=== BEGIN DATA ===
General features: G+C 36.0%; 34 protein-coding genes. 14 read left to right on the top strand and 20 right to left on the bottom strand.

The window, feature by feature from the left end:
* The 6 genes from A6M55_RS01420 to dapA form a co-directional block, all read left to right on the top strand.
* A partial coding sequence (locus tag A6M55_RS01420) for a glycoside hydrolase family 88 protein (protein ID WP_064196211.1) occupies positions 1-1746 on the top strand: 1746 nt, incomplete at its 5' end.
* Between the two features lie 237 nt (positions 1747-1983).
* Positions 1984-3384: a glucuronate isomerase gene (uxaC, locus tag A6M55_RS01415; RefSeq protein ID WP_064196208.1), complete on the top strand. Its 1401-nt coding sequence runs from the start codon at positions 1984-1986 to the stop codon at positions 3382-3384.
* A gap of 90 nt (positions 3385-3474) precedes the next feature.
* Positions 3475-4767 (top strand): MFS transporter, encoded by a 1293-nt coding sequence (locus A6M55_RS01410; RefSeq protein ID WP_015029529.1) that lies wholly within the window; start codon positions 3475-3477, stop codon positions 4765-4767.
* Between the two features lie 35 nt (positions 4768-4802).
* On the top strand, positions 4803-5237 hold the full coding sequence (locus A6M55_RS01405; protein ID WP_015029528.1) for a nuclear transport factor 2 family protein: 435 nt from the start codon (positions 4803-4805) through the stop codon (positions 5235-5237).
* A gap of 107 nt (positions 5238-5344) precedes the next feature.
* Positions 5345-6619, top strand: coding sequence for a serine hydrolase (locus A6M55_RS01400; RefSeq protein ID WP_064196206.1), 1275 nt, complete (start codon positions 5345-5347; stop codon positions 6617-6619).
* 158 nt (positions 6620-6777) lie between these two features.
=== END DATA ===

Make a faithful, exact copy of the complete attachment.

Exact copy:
General features: G+C 36.0%; 34 protein-coding genes. 14 read left to right on the top strand and 20 right to left on the bottom strand.

The window, feature by feature from the left end:
* The 6 genes from A6M55_RS01420 to dapA form a co-directional block, all read left to right on the top strand.
* A partial coding sequence (locus tag A6M55_RS01420) for a glycoside hydrolase family 88 protein (protein ID WP_064196211.1) occupies positions 1-1746 on the top strand: 1746 nt, incomplete at its 5' end.
* Between the two features lie 237 nt (positions 1747-1983).
* Positions 1984-3384: a glucuronate isomerase gene (uxaC, locus tag A6M55_RS01415; RefSeq protein ID WP_064196208.1), complete on the top strand. Its 1401-nt coding sequence runs from the start codon at positions 1984-1986 to the stop codon at positions 3382-3384.
* A gap of 90 nt (positions 3385-3474) precedes the next feature.
* Positions 3475-4767 (top strand): MFS transporter, encoded by a 1293-nt coding sequence (locus A6M55_RS01410; RefSeq protein ID WP_015029529.1) that lies wholly within the window; start codon positions 3475-3477, stop codon positions 4765-4767.
* Between the two features lie 35 nt (positions 4768-4802).
* On the top strand, positions 4803-5237 hold the full coding sequence (locus A6M55_RS01405; protein ID WP_015029528.1) for a nuclear transport factor 2 family protein: 435 nt from the start codon (positions 4803-4805) through the stop codon (positions 5235-5237).
* A gap of 107 nt (positions 5238-5344) precedes the next feature.
* Positions 5345-6619, top strand: coding sequence for a serine hydrolase (locus A6M55_RS01400; RefSeq protein ID WP_064196206.1), 1275 nt, complete (start codon positions 5345-5347; stop codon positions 6617-6619).
* 158 nt (positions 6620-6777) lie between these two features.